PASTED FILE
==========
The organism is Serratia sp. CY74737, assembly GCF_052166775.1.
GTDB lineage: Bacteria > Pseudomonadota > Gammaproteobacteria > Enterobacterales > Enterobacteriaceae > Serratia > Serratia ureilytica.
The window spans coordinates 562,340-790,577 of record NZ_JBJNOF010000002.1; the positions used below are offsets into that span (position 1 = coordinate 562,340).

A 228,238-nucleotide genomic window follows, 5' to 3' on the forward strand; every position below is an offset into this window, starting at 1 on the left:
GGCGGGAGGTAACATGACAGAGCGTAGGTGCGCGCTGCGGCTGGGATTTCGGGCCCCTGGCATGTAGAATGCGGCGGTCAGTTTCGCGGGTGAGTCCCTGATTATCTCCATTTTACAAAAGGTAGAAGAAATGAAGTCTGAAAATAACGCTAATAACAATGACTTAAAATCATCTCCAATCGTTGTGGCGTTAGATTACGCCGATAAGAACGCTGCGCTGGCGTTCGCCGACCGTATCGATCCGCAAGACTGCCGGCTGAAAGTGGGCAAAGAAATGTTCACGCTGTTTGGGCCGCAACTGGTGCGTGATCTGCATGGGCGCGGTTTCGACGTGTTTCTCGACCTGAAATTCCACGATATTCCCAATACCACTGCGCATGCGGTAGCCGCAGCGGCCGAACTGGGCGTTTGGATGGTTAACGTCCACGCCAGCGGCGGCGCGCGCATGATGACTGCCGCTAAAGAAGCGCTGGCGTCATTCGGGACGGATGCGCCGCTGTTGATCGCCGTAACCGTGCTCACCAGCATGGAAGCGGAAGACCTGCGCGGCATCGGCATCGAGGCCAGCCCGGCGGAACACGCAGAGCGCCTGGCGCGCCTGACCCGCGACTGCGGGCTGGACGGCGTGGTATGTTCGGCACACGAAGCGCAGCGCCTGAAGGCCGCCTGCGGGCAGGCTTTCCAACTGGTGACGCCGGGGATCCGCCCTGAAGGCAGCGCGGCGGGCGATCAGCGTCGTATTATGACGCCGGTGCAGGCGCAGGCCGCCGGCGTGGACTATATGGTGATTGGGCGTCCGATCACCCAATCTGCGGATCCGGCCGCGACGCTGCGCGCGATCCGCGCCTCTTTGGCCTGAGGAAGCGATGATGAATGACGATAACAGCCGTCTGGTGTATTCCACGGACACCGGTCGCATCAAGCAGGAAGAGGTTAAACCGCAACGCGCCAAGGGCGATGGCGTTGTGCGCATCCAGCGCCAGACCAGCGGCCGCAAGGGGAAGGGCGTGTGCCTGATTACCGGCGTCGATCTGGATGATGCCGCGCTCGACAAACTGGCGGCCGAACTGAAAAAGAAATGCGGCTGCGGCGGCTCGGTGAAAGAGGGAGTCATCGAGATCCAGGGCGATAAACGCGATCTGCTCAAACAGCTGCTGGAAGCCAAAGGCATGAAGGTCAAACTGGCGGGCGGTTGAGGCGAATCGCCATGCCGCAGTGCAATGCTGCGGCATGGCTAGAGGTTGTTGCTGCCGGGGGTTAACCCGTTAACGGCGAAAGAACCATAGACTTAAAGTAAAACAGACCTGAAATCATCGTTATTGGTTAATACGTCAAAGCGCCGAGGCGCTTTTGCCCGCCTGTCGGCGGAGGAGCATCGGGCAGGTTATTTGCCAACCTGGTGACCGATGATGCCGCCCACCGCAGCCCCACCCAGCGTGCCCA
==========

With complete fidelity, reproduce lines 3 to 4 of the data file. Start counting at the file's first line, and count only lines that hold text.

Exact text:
The window spans coordinates 562,340-790,577 of record NZ_JBJNOF010000002.1; the positions used below are offsets into that span (position 1 = coordinate 562,340).

A 228,238-nucleotide genomic window follows, 5' to 3' on the forward strand; every position below is an offset into this window, starting at 1 on the left: